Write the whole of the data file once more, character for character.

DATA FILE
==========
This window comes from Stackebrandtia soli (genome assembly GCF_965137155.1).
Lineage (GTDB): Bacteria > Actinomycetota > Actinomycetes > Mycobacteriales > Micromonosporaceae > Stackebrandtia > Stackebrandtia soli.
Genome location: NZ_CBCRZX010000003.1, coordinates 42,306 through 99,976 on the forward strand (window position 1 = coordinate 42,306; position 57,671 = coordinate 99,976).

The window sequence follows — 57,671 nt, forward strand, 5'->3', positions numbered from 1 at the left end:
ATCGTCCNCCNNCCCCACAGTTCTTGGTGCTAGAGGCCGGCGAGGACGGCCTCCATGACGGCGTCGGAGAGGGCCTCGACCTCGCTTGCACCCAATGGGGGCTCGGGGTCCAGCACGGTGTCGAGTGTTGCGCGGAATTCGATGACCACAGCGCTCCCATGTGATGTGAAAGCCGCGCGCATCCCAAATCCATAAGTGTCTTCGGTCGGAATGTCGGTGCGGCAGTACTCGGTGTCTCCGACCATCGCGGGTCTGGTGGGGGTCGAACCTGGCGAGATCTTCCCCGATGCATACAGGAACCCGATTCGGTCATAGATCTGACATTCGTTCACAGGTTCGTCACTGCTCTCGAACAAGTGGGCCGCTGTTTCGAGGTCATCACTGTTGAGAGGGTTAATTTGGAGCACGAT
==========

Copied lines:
This window comes from Stackebrandtia soli (genome assembly GCF_965137155.1).
Lineage (GTDB): Bacteria > Actinomycetota > Actinomycetes > Mycobacteriales > Micromonosporaceae > Stackebrandtia > Stackebrandtia soli.
Genome location: NZ_CBCRZX010000003.1, coordinates 42,306 through 99,976 on the forward strand (window position 1 = coordinate 42,306; position 57,671 = coordinate 99,976).

The window sequence follows — 57,671 nt, forward strand, 5'->3', positions numbered from 1 at the left end:
ATCGTCCNCCNNCCCCACAGTTCTTGGTGCTAGAGGCCGGCGAGGACGGCCTCCATGACGGCGTCGGAGAGGGCCTCGACCTCGCTTGCACCCAATGGGGGCTCGGGGTCCAGCACGGTGTCGAGTGTTGCGCGGAATTCGATGACCACAGCGCTCCCATGTGATGTGAAAGCCGCGCGCATCCCAAATCCATAAGTGTCTTCGGTCGGAATGTCGGTGCGGCAGTACTCGGTGTCTCCGACCATCGCGGGTCTGGTGGGGGTCGAACCTGGCGAGATCTTCCCCGATGCATACAGGAACCCGATTCGGTCATAGATCTGACATTCGTTCACAGGTTCGTCACTGCTCTCGAACAAGTGGGCCGCTGTTTCGAGGTCATCACTGTTGAGAGGGTTAATTTGGAGCACGAT